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National Library of Australia

From Wikipedia, the free encyclopedia

National Library of Australia
35°17′47″S 149°07′46″E / 35.29639°S 149.12944°E / -35.29639; 149.12944
LocationCanberra, Australian Capital Territory
TypeReference library
ScopeCommonwealth of Australia
Established23 March 1961; 63 years ago (1961-03-23)
Reference to legal mandateNational Library Act 1960
Items collected
  • Books
  • magazines
  • pictures
  • photographs
  • maps
  • sheet music
  • manuscripts
  • websites
Size6.93 million items
Criteria for collectionPublications made available to the Australian public
Legal depositDigital and hard-copy Australian published materials
Other information
BudgetA$57,800,000 (2015–16)
DirectorMarie-Louise Ayres
Employees400 (2016) Edit this at Wikidata
Building details
National Library of Australia as viewed from Lake Burley Griffin, Canberra
General information
Architectural styleLate Twentieth Century Stripped Classical
AddressParkes Place and King Edward Terrace, Parkes, Canberra, Australian Capital Territory
Construction started1961
Inaugurated15 August 1968 (1968-08-15) by Prime Minister John Gorton
CostA$8 million (1968)
Technical details
MaterialMarble, granite, bronze, slate, trachyte, and copper
Design and construction
Architect(s)Walter Bunning
Architecture firmBunning and Madden
Other designers
Official nameNational Library of Australia and Surrounds, Parkes Pl, Parkes, ACT, Australia
TypeListed place
CriteriaA., D., E., F., G., H.
Designated22 June 2004
Reference no.105470
References: [1][2][3][4][5][6]
Original National Library building (1934), demolished 1968

The National Library of Australia (NLA), formerly the Commonwealth National Library and Commonwealth Parliament Library, is the largest reference library in Australia, responsible under the terms of the National Library Act 1960 for "maintaining and developing a national collection of library material, including a comprehensive collection of library material relating to Australia and the Australian people", thus functioning as a national library. It is located in Parkes, Canberra, ACT.

Created in 1960 by the National Library Act, by the end of June 2019 its collection contained 7,717,579 items, with its manuscript material occupying 17,950 metres (58,890 ft) of shelf space. The NLA also hosts and manages the renowned Trove cultural heritage discovery service, which includes access to the Australian Web Archive and National edeposit (NED), a large collection of digitised newspapers, official documents, manuscripts and images, as well as born-digital material.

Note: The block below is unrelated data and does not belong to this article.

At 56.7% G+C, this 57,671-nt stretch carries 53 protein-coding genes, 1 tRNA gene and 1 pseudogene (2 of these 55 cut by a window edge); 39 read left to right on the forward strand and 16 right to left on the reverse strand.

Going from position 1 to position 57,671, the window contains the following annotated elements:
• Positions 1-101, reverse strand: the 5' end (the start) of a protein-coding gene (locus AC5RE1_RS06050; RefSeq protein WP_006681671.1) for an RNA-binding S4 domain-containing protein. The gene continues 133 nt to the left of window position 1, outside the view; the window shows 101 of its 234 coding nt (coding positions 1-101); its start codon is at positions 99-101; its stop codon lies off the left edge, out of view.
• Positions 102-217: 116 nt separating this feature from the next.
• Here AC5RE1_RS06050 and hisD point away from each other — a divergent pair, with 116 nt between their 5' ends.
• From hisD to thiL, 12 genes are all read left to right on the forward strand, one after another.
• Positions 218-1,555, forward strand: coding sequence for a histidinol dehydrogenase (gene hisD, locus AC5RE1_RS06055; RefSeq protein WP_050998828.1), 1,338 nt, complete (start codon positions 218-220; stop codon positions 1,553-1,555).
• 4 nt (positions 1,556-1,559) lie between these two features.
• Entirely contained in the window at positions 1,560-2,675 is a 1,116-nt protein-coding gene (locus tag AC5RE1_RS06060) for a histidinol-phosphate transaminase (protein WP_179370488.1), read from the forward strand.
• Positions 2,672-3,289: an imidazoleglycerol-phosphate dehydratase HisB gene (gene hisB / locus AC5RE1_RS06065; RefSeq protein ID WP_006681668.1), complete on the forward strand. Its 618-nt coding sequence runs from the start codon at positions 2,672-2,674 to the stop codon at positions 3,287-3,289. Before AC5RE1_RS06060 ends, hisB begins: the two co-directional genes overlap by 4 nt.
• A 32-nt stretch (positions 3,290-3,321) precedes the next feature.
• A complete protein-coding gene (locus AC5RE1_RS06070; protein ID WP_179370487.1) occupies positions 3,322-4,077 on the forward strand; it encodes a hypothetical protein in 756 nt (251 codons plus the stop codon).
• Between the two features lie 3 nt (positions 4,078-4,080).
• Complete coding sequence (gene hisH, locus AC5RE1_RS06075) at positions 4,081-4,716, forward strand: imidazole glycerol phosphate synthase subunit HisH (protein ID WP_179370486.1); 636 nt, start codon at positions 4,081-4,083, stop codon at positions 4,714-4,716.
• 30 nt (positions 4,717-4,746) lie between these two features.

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History and foundation

In 1901 the Commonwealth Parliament Library[7] was established to serve the newly formed Federal Parliament of Australia. From its inception the Commonwealth Parliamentary Library was driven to development of a truly national collection. In 1907 the Joint Parliamentary Library Committee under the Chairmanship of the Speaker, Sir Frederick William Holder defined the objective of the Commonwealth Parliamentary Library in the following words:[8]

The Library Committee is keeping before it the ideal of building up, for the time when Parliament shall be established in the Federal Capital, a great Public Library on the lines of the world-famed Library of Congress at Washington; such a library, indeed, as shall be worthy of the Australian Nation; the home of the literature, not of a State, or of a period, but of the world, and of all time.

From 1923, two forms of name were used concurrently: Commonwealth National Library and Commonwealth Parliament Library, to designate the national and parliamentary collections respectively.[7]

In 1957 the Paton Committee recommended a National Library as an independent statutory body.[9]

In 1960 the National Library of Australia was created[7] by the National Library Act 1960,[10] and each library became a separate entity.[7]


The original National Library building on Kings Avenue, Canberra was designed by Edwin Hubert Henderson (1885–1939), who was Chief Architect of the Commonwealth of Australia from 1929 to 1939, and built in 1934. Originally intended to be several wings, only one wing was completed, partly because of the advent of World War II. The 1957 Paton Committee reported that the accommodation was inadequate for a National Library. The building was used for the headquarters of the Canberra Public Library Service until its demolition in 1968, when it became the site of the Edmund Barton Building.[9]

In 1963, prime minister Robert Menzies announced the near-completion of working plans for a new National Library building.[9] The present library building was opened on 15 August 1968 by Prime Minister John Gorton.[11][12] The building, situated in Parkes, was designed by the architectural firm of Bunning and Madden in the Late Twentieth Century Stripped Classical style. The foyer is decorated in marble, with stained-glass windows by Leonard French and three tapestries by Mathieu Matégot.[13] A Tom Bass sculpture called Lintel Sculpture is installed over the entrance to the library.[14]

The building was listed on the Australian Commonwealth Heritage List on 22 June 2004.[5]

In 2004 the book A different view : the National Library of Australia and its building art was published which talked about the NLA building.[15]